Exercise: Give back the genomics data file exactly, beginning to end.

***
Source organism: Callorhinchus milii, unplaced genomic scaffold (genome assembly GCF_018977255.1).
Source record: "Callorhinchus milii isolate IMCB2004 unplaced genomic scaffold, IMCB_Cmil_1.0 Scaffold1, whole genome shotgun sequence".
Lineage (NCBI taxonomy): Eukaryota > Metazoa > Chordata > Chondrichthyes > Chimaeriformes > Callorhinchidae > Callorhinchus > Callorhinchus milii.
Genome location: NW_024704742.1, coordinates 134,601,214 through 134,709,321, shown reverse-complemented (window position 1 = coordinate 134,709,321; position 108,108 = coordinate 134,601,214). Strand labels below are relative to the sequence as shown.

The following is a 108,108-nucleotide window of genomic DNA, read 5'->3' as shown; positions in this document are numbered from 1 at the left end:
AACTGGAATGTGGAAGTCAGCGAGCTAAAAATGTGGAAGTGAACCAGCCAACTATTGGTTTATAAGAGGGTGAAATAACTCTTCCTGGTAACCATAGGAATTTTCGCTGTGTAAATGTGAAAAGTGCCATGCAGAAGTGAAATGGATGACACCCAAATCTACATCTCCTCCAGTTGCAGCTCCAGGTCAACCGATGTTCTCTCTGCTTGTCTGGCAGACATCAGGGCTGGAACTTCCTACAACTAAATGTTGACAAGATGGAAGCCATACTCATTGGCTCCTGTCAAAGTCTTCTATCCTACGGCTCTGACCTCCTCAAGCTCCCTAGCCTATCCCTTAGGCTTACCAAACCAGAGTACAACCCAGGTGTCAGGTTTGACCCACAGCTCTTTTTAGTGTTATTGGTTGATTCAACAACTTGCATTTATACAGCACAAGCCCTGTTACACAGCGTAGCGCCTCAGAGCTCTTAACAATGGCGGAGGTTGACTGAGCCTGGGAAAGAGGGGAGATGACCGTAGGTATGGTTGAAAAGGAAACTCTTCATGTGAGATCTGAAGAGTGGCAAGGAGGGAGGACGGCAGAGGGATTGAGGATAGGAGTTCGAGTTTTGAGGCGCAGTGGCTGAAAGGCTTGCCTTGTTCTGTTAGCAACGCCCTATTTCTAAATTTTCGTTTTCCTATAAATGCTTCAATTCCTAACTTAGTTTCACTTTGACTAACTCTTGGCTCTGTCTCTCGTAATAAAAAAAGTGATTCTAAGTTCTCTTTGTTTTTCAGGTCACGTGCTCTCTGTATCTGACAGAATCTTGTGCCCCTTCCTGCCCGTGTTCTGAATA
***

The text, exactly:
Source organism: Callorhinchus milii, unplaced genomic scaffold (genome assembly GCF_018977255.1).
Source record: "Callorhinchus milii isolate IMCB2004 unplaced genomic scaffold, IMCB_Cmil_1.0 Scaffold1, whole genome shotgun sequence".
Lineage (NCBI taxonomy): Eukaryota > Metazoa > Chordata > Chondrichthyes > Chimaeriformes > Callorhinchidae > Callorhinchus > Callorhinchus milii.
Genome location: NW_024704742.1, coordinates 134,601,214 through 134,709,321, shown reverse-complemented (window position 1 = coordinate 134,709,321; position 108,108 = coordinate 134,601,214). Strand labels below are relative to the sequence as shown.

The following is a 108,108-nucleotide window of genomic DNA, read 5'->3' as shown; positions in this document are numbered from 1 at the left end:
AACTGGAATGTGGAAGTCAGCGAGCTAAAAATGTGGAAGTGAACCAGCCAACTATTGGTTTATAAGAGGGTGAAATAACTCTTCCTGGTAACCATAGGAATTTTCGCTGTGTAAATGTGAAAAGTGCCATGCAGAAGTGAAATGGATGACACCCAAATCTACATCTCCTCCAGTTGCAGCTCCAGGTCAACCGATGTTCTCTCTGCTTGTCTGGCAGACATCAGGGCTGGAACTTCCTACAACTAAATGTTGACAAGATGGAAGCCATACTCATTGGCTCCTGTCAAAGTCTTCTATCCTACGGCTCTGACCTCCTCAAGCTCCCTAGCCTATCCCTTAGGCTTACCAAACCAGAGTACAACCCAGGTGTCAGGTTTGACCCACAGCTCTTTTTAGTGTTATTGGTTGATTCAACAACTTGCATTTATACAGCACAAGCCCTGTTACACAGCGTAGCGCCTCAGAGCTCTTAACAATGGCGGAGGTTGACTGAGCCTGGGAAAGAGGGGAGATGACCGTAGGTATGGTTGAAAAGGAAACTCTTCATGTGAGATCTGAAGAGTGGCAAGGAGGGAGGACGGCAGAGGGATTGAGGATAGGAGTTCGAGTTTTGAGGCGCAGTGGCTGAAAGGCTTGCCTTGTTCTGTTAGCAACGCCCTATTTCTAAATTTTCGTTTTCCTATAAATGCTTCAATTCCTAACTTAGTTTCACTTTGACTAACTCTTGGCTCTGTCTCTCGTAATAAAAAAAGTGATTCTAAGTTCTCTTTGTTTTTCAGGTCACGTGCTCTCTGTATCTGACAGAATCTTGTGCCCCTTCCTGCCCGTGTTCTGAATA